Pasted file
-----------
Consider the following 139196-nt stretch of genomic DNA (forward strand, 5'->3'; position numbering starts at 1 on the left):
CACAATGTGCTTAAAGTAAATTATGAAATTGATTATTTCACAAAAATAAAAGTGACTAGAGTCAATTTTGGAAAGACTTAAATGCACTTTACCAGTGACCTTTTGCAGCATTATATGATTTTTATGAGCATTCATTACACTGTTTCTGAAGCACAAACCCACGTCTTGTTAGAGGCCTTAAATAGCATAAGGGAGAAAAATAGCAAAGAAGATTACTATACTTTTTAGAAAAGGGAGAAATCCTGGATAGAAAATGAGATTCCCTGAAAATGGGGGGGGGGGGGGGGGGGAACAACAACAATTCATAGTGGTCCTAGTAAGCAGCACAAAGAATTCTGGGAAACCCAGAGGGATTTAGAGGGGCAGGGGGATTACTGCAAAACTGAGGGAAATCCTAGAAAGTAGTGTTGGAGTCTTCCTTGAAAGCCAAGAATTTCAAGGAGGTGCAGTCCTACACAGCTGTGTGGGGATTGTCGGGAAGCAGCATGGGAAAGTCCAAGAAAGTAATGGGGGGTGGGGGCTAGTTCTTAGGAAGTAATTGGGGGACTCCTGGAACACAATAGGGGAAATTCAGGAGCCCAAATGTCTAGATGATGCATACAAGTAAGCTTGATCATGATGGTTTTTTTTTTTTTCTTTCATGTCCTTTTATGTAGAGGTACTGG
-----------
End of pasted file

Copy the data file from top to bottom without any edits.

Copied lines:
Consider the following 139196-nt stretch of genomic DNA (forward strand, 5'->3'; position numbering starts at 1 on the left):
CACAATGTGCTTAAAGTAAATTATGAAATTGATTATTTCACAAAAATAAAAGTGACTAGAGTCAATTTTGGAAAGACTTAAATGCACTTTACCAGTGACCTTTTGCAGCATTATATGATTTTTATGAGCATTCATTACACTGTTTCTGAAGCACAAACCCACGTCTTGTTAGAGGCCTTAAATAGCATAAGGGAGAAAAATAGCAAAGAAGATTACTATACTTTTTAGAAAAGGGAGAAATCCTGGATAGAAAATGAGATTCCCTGAAAATGGGGGGGGGGGGGGGGGGGAACAACAACAATTCATAGTGGTCCTAGTAAGCAGCACAAAGAATTCTGGGAAACCCAGAGGGATTTAGAGGGGCAGGGGGATTACTGCAAAACTGAGGGAAATCCTAGAAAGTAGTGTTGGAGTCTTCCTTGAAAGCCAAGAATTTCAAGGAGGTGCAGTCCTACACAGCTGTGTGGGGATTGTCGGGAAGCAGCATGGGAAAGTCCAAGAAAGTAATGGGGGGTGGGGGCTAGTTCTTAGGAAGTAATTGGGGGACTCCTGGAACACAATAGGGGAAATTCAGGAGCCCAAATGTCTAGATGATGCATACAAGTAAGCTTGATCATGATGGTTTTTTTTTTTTTCTTTCATGTCCTTTTATGTAGAGGTACTGG